The IUC programme will engage with major international financial institutions and partners to link city decision-makers with potential funders. Target countries include China, India, Japan, Canada, Mexico, USA, Argentina, Brazil, Chile, Colombia and Peru. For component 2, South Korea, Vietnam, Indonesia, Malaysia, Singapore and all Latin American and Caribbean countries (LAC) are included in the programme. IUC India will continue supporting the two cities and oversee the joint development and implementation of the local action plan.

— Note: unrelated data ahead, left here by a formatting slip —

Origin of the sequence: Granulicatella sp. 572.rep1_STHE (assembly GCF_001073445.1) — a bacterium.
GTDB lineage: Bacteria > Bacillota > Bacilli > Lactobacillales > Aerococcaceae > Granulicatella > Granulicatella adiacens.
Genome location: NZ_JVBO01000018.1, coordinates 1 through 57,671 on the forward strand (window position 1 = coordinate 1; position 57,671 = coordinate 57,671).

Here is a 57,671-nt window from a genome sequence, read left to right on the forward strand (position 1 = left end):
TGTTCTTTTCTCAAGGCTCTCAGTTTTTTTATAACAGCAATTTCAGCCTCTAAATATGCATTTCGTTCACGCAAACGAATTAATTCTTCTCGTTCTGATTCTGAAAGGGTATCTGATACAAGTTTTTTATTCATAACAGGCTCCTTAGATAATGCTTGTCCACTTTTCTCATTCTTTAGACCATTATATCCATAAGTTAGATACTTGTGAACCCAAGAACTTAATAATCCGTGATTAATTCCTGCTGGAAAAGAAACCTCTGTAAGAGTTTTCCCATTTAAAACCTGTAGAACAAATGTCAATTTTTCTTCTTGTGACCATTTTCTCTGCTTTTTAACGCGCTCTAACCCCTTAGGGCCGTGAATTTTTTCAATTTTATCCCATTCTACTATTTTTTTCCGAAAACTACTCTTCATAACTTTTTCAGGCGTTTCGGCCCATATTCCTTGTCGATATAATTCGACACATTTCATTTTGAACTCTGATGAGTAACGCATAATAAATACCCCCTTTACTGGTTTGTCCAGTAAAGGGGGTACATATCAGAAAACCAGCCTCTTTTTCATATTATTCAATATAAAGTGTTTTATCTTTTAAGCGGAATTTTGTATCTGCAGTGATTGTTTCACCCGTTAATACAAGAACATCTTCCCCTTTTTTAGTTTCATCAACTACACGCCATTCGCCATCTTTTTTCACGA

Anke Karmann-Woessner studied Architecture and Urban Planning at the Technical University of Darmstadt. After gaining a post-grad state examination for senior service in Public Administration, she worked in the Bavarian state public administration and then abroad in France. She has a PhD in European Environmental Law from the Technical University of Kaiserslautern and almost 30 years of experience in all fields of urban development and mobility, as well as in EU, federal and state funded projects, project and competition management, citizen participation, moderation processes, numerous judging and lecturing activities. Since 2013, she has been Head of the Urban Planning Department in Karlsruhe.